The system was identical to the H-19 video terminal but had an additional CPU board between the CRT and the terminal
board. (Really identical because Heath offered upgrade kits to convert an H-19 to an H-88/H-89 computer).
It used hard sectored disks with a built-in card controller. Under either H-DOS or CP/M, disk capacity was of 90 KB.
Another model the H-88 was identical to the H-89, but did not include the floppy drive or controller. It had a
A couple of years later, the H/Z-37 soft sectored controller and ROMS came out, then was replaced with a double 5.25" floppy disk drive called H/Z-87 (102 KB, 250 ms). A double 8" floppy disk drive called H/Z-47 (1 Mb each) and a
hard disk called H/Z-67, it contained one 10MB 8" Winchester drive and one 8" floppy drive (like the one in
It ran under HDOS or CP/M (the operating system used 16 KB of RAM). HDOS was originally written for the H-8, it ran without modification on the '89. This was a single-user OS written by J.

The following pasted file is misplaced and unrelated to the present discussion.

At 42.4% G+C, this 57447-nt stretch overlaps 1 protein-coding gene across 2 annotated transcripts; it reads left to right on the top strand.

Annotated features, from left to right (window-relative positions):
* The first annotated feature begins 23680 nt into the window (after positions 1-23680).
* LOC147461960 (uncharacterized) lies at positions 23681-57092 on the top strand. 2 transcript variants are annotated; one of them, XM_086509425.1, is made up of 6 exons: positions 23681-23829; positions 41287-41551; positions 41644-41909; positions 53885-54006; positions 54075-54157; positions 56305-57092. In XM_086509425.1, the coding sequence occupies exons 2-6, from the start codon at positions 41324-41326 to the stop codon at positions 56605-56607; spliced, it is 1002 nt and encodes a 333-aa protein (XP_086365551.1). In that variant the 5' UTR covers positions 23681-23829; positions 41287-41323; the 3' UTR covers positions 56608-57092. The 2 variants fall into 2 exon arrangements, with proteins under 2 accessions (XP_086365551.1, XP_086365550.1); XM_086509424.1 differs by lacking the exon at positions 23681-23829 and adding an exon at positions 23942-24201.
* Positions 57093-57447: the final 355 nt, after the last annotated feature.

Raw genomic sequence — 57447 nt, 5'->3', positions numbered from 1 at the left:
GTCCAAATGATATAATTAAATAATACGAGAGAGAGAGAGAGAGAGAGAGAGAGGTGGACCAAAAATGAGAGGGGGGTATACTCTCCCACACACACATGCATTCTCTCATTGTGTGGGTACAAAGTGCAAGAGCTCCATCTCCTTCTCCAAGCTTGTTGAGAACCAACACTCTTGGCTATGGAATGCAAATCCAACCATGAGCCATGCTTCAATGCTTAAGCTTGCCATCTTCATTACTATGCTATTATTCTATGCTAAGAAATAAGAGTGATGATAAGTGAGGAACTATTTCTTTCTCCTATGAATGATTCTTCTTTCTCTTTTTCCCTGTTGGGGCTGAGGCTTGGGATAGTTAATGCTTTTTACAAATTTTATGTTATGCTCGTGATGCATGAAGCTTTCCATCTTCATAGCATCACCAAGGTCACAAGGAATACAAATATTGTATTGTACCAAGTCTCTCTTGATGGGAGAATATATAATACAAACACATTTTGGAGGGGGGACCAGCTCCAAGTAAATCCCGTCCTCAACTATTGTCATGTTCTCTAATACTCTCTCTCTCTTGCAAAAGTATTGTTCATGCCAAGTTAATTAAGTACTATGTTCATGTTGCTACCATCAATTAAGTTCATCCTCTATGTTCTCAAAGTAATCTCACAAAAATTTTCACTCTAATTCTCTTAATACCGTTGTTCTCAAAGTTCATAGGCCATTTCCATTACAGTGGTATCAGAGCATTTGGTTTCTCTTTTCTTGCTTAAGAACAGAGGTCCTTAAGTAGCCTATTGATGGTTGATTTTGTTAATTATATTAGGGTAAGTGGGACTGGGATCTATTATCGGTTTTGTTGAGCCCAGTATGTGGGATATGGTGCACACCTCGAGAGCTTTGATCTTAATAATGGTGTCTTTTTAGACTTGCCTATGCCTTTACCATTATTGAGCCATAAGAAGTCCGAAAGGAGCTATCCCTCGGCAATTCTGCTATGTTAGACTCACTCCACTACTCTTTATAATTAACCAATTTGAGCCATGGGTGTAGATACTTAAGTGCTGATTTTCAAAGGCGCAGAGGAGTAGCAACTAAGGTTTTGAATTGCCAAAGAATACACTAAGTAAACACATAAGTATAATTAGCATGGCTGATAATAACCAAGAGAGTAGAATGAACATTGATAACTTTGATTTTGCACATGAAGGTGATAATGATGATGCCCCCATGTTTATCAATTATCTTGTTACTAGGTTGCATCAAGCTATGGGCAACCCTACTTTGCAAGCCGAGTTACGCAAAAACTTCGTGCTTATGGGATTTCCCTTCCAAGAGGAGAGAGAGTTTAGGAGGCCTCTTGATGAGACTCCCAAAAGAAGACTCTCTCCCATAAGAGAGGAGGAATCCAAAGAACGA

Gordon Letwin for Heath. It included a Basic interpreter and assembler. For CP/M, H/Z wrote a custom BIOS in assembler
that the new user could further customize for his specific hardware and assemble right on the machine. A version of MP/M
was also available for the system.
A lot of extension boards were available for this computer including 64 KB memory boards, hard-disk controller cards,
3-port serial I/O board, H19 terminal board, etc. A third party small upgrade card was also offered which doubled the
processor speed to 4 MHz.
An assembler/debugger was given with the DOS. A paper tape reader was available as well. Microsoft has adapted its various programming languages (Basic, Fortran, Cobol) for this computer. Borland also offered a version of Turbo Pascal
that worked great with the CP/M.